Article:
It looked so great when first restored, now sadly without control, it will quietly be destroyed a few setts at a time.

    • Peter W Smith Reply

      September 26, 2019 at 6:25 am

      Regarding the missing setts in the High Street, I have on numerous occasions written to local and county councillors
      about the substandard repairs.

      Their response was that Thames Water, responsible for these works, have agreed to pay for the correct reinstatement, so SCC funds are not an issue here.

      However, the work has still not been done.

  3. David Wragg Reply

    September 25, 2019 at 8:24 am

    It is not just the town centre. The pavement on the east side of London Road between the Boxgrove roundabout and the Anchor & Horseshoes is terrible.

  4. Jim Allen Reply

    September 26, 2019 at 9:41 am

    I think you will find across the borough more serious problems of subsidence and manhole collapse. On Southway there are over five manholes which have been hammered by buses as they drop off the speed control ramps, Larch Avenue is suffering similar problems, the new surface along the length of Clay Lane and London Road has signs of subsidence and drains well below the road surface.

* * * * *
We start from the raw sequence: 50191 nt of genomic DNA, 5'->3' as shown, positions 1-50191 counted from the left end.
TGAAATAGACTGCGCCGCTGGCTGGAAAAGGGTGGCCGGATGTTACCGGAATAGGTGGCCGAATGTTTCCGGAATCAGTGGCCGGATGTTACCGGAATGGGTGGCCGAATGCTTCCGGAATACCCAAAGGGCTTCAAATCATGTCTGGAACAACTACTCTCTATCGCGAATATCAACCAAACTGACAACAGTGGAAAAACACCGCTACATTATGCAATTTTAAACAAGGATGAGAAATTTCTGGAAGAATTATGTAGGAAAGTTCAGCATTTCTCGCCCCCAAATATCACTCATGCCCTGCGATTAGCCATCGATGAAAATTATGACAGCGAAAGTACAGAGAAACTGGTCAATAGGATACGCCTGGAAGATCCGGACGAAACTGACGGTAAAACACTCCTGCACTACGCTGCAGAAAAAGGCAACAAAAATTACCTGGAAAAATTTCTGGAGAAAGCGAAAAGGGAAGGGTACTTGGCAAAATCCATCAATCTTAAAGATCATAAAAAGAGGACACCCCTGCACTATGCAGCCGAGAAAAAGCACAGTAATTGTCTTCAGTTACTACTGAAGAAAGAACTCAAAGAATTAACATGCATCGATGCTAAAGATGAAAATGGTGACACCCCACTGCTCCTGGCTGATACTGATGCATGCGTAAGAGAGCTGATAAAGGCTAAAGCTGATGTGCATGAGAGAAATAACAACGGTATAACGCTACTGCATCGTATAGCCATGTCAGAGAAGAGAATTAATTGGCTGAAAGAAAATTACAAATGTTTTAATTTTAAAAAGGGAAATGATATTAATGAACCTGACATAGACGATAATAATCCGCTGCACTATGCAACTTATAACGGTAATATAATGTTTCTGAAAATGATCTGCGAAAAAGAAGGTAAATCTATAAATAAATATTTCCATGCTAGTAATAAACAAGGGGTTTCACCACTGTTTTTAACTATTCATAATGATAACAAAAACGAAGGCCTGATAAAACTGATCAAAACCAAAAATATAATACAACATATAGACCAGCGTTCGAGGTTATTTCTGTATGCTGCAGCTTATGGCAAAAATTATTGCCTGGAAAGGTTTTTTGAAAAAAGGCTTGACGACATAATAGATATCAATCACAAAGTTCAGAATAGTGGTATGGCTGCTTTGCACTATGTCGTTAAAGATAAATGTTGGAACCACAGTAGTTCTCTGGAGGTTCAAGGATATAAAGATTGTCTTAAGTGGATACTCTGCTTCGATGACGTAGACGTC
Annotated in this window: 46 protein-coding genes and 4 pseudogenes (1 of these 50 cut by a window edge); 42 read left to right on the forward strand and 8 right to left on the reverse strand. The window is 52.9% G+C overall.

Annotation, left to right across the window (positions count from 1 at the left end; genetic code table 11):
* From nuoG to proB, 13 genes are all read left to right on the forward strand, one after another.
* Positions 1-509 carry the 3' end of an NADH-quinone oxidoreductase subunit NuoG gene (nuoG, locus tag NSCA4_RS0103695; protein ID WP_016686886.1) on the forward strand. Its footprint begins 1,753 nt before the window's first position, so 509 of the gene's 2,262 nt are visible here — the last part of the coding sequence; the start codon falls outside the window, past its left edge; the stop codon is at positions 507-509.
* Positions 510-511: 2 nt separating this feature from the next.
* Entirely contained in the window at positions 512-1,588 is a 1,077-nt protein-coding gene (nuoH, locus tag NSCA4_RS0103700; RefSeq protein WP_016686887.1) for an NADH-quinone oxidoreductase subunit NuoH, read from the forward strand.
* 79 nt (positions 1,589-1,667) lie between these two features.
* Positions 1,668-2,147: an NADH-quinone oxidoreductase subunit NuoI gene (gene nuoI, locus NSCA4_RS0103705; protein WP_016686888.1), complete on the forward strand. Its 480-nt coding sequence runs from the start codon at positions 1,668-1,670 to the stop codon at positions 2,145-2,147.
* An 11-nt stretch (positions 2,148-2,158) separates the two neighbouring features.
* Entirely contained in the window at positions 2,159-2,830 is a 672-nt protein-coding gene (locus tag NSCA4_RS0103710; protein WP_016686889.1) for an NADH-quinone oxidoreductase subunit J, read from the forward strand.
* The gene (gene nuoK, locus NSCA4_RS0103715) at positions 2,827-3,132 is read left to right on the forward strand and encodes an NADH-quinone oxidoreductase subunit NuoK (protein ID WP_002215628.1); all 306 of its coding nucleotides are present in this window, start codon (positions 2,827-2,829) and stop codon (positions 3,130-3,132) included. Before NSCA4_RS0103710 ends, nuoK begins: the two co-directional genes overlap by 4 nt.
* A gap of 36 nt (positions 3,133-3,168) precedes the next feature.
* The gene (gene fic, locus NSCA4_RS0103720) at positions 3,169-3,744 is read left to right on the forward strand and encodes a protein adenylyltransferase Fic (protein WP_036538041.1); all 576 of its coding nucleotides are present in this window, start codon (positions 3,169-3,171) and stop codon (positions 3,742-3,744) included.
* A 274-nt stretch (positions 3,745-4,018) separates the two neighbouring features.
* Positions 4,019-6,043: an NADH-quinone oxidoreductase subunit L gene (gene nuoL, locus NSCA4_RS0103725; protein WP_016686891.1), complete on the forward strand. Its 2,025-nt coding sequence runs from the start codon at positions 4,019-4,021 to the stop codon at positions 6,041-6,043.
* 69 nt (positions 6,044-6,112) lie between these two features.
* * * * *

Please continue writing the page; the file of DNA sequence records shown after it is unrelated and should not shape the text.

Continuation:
A root and branch highways infrastructure survey, to include pavements, across the whole borough to bring it up to standard is what should be ordered. And it should be completed, and acted upon, before starting on the upgrades promised before the 14-17,000 new homes are built.

  5. Gordon Bridger Reply

    October 3, 2019 at 10:27 am

    Cllr Furniss represents us on these matters and surely the relatively small sums required should be within his responsibility to secure? If not, why does he hold his SCC Cabinet position?

    Gordon Bridger is a hon alderman and former Mayor of Guildford.